Consumer Reports Criticizes Oil-Burning Cars

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Audi, BMW and Subaru all say their engines’ consumption is normal, but it’s not typical of all new cars. It’s not unusual for engines to burn some oil when they have been in use for years, but most new engines don’t need oil added between changes unless something’s wrong.

The oil use means owners will have to remember to check and add oil, sometimes more than once a month. Some of the cars use synthetic oils that can cost $8 or more a quart.

Chalk this up to one more question to ask when you buy a new car: Does the manufacturer say adding oil between changes is normal? If so, add that to your budget for maintenance.

Consumer Reports magazine has singled out Audi, BMW and Subaru cars for burning more oil than they should, an expensive habit most new cars don’t share.

CR’s survey of owners found some of those brands most popular engines can burn a quart of oil a month. Most new cars do not require extra oil between changes.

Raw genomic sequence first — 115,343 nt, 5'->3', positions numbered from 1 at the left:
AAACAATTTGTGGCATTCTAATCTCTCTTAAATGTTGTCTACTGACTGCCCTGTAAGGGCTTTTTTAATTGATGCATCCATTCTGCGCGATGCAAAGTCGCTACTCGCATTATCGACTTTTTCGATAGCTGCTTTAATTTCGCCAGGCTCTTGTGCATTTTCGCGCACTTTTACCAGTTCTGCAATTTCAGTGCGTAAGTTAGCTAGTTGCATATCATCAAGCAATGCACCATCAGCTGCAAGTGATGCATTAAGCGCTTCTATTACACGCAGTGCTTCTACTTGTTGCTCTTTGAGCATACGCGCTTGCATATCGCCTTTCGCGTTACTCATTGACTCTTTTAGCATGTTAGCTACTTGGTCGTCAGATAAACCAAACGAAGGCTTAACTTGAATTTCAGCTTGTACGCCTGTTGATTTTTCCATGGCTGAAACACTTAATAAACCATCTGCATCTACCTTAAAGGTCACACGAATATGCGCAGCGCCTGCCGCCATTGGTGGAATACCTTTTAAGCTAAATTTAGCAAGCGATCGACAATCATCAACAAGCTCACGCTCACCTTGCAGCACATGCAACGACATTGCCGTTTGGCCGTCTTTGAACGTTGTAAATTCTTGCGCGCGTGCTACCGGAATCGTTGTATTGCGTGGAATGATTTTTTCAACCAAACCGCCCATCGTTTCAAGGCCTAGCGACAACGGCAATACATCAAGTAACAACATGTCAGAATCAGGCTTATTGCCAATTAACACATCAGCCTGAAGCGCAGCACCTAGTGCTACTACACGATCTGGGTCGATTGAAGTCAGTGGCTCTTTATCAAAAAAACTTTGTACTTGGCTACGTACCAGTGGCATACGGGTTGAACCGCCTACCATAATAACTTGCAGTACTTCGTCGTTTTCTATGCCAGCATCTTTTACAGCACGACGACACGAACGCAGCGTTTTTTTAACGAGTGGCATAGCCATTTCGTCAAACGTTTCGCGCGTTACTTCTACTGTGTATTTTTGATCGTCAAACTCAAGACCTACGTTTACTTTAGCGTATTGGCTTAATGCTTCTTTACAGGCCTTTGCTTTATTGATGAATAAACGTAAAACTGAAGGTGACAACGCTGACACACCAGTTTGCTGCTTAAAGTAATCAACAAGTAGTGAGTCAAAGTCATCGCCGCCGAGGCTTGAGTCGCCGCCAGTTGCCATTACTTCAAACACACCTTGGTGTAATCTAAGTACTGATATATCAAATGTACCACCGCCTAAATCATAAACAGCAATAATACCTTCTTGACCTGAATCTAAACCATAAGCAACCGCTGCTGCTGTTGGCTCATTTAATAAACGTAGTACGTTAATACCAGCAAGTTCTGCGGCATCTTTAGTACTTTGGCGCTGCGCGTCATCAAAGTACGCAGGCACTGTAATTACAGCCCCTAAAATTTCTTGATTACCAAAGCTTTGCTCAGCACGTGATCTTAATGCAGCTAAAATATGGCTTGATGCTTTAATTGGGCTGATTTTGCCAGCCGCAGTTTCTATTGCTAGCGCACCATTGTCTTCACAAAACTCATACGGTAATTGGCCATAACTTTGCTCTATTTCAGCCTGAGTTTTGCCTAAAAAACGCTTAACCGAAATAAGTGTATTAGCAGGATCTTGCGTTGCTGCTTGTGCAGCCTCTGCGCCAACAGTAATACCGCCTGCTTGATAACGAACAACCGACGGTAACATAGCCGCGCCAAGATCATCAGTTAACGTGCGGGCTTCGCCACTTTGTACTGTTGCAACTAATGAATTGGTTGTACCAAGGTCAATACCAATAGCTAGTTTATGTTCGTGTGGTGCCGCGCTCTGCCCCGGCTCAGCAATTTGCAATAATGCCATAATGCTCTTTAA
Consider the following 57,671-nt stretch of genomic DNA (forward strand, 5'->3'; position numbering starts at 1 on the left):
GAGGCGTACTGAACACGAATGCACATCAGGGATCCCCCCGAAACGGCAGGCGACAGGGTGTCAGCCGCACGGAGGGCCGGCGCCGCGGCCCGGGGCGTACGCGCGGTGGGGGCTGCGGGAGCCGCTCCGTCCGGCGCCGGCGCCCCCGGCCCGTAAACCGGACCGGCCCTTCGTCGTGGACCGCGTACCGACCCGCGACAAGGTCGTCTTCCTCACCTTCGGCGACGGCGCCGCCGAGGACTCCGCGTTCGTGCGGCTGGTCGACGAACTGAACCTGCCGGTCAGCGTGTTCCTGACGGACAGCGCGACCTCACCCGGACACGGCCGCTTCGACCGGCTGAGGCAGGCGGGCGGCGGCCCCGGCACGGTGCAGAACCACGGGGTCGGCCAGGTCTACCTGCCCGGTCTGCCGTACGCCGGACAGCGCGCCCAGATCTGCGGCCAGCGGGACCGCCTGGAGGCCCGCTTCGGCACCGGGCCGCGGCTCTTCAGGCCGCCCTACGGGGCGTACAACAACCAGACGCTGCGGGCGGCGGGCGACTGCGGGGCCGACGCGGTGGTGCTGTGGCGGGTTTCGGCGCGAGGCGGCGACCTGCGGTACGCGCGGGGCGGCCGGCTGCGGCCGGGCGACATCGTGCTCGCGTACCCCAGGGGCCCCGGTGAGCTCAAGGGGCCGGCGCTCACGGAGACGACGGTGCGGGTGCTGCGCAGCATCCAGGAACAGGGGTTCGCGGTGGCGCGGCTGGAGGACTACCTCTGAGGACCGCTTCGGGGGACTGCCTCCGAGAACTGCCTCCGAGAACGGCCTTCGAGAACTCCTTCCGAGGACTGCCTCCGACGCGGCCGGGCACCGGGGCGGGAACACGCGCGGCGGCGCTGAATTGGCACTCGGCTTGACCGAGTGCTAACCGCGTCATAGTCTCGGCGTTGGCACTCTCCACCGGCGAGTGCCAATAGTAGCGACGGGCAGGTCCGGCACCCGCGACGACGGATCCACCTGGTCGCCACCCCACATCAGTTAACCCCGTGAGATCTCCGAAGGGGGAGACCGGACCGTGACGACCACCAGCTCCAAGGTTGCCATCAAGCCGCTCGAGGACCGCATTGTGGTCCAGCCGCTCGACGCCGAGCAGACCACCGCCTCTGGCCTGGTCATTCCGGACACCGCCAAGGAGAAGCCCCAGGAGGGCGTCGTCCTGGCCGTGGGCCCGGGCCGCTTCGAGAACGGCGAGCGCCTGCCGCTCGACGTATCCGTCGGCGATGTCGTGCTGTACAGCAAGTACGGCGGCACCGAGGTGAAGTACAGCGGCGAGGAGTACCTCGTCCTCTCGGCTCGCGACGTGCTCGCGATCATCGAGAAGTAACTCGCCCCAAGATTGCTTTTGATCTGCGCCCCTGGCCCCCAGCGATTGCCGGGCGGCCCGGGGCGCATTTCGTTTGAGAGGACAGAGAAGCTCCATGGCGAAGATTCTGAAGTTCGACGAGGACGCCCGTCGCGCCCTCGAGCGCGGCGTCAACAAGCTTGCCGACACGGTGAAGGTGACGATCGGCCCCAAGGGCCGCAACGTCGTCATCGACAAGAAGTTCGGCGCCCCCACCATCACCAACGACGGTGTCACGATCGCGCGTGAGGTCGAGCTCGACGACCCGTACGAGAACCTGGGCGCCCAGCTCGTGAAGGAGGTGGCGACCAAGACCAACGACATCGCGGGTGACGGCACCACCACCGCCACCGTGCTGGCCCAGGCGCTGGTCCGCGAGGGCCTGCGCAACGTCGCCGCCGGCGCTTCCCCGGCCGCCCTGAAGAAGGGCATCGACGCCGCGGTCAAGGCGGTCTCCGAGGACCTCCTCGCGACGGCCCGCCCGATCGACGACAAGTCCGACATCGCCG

The engines that used the most oil in CR’s survey of 100,000 cars sold from 2010-2014 are — in alphabetical order — the Audi 2.0L four-cylinder and 3.0L V6, BMW 4.8L and 4.4L V8s and Subaru’s 2.0L, 2.5L and 3.6L engines.

“The worst case showed that, overall, owners of BMW 5 Series vehicles with V8 engines were 27 times as likely to suffer excessive oil consumption as owners of an average vehicle,” according to CR.

This article originally appeared on Detroit Free Press.

 

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